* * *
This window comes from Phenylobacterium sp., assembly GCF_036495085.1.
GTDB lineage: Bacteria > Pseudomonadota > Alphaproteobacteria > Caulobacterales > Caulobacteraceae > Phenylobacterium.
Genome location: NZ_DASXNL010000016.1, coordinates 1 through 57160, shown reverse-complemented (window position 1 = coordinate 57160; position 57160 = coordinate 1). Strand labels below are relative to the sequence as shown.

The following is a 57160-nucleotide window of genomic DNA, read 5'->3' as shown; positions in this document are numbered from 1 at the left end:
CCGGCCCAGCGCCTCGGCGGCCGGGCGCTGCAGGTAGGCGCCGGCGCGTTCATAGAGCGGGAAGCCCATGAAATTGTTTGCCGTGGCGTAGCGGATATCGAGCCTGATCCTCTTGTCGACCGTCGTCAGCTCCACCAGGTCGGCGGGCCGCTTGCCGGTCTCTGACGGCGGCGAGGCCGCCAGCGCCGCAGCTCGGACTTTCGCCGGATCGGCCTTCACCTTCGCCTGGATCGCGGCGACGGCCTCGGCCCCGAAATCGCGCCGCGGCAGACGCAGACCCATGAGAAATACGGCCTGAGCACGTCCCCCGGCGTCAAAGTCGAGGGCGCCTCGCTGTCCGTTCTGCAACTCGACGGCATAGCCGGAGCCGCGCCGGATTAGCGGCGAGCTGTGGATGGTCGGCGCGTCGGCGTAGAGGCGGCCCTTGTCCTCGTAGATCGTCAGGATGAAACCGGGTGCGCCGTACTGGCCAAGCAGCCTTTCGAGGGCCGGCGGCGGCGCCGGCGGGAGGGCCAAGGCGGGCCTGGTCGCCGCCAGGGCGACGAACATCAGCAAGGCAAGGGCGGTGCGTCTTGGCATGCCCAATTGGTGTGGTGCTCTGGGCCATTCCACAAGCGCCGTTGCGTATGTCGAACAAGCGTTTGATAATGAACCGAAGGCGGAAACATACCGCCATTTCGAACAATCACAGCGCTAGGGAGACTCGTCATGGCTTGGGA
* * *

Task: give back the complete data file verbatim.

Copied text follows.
This window comes from Phenylobacterium sp., assembly GCF_036495085.1.
GTDB lineage: Bacteria > Pseudomonadota > Alphaproteobacteria > Caulobacterales > Caulobacteraceae > Phenylobacterium.
Genome location: NZ_DASXNL010000016.1, coordinates 1 through 57160, shown reverse-complemented (window position 1 = coordinate 57160; position 57160 = coordinate 1). Strand labels below are relative to the sequence as shown.

The following is a 57160-nucleotide window of genomic DNA, read 5'->3' as shown; positions in this document are numbered from 1 at the left end:
CCGGCCCAGCGCCTCGGCGGCCGGGCGCTGCAGGTAGGCGCCGGCGCGTTCATAGAGCGGGAAGCCCATGAAATTGTTTGCCGTGGCGTAGCGGATATCGAGCCTGATCCTCTTGTCGACCGTCGTCAGCTCCACCAGGTCGGCGGGCCGCTTGCCGGTCTCTGACGGCGGCGAGGCCGCCAGCGCCGCAGCTCGGACTTTCGCCGGATCGGCCTTCACCTTCGCCTGGATCGCGGCGACGGCCTCGGCCCCGAAATCGCGCCGCGGCAGACGCAGACCCATGAGAAATACGGCCTGAGCACGTCCCCCGGCGTCAAAGTCGAGGGCGCCTCGCTGTCCGTTCTGCAACTCGACGGCATAGCCGGAGCCGCGCCGGATTAGCGGCGAGCTGTGGATGGTCGGCGCGTCGGCGTAGAGGCGGCCCTTGTCCTCGTAGATCGTCAGGATGAAACCGGGTGCGCCGTACTGGCCAAGCAGCCTTTCGAGGGCCGGCGGCGGCGCCGGCGGGAGGGCCAAGGCGGGCCTGGTCGCCGCCAGGGCGACGAACATCAGCAAGGCAAGGGCGGTGCGTCTTGGCATGCCCAATTGGTGTGGTGCTCTGGGCCATTCCACAAGCGCCGTTGCGTATGTCGAACAAGCGTTTGATAATGAACCGAAGGCGGAAACATACCGCCATTTCGAACAATCACAGCGCTAGGGAGACTCGTCATGGCTTGGGA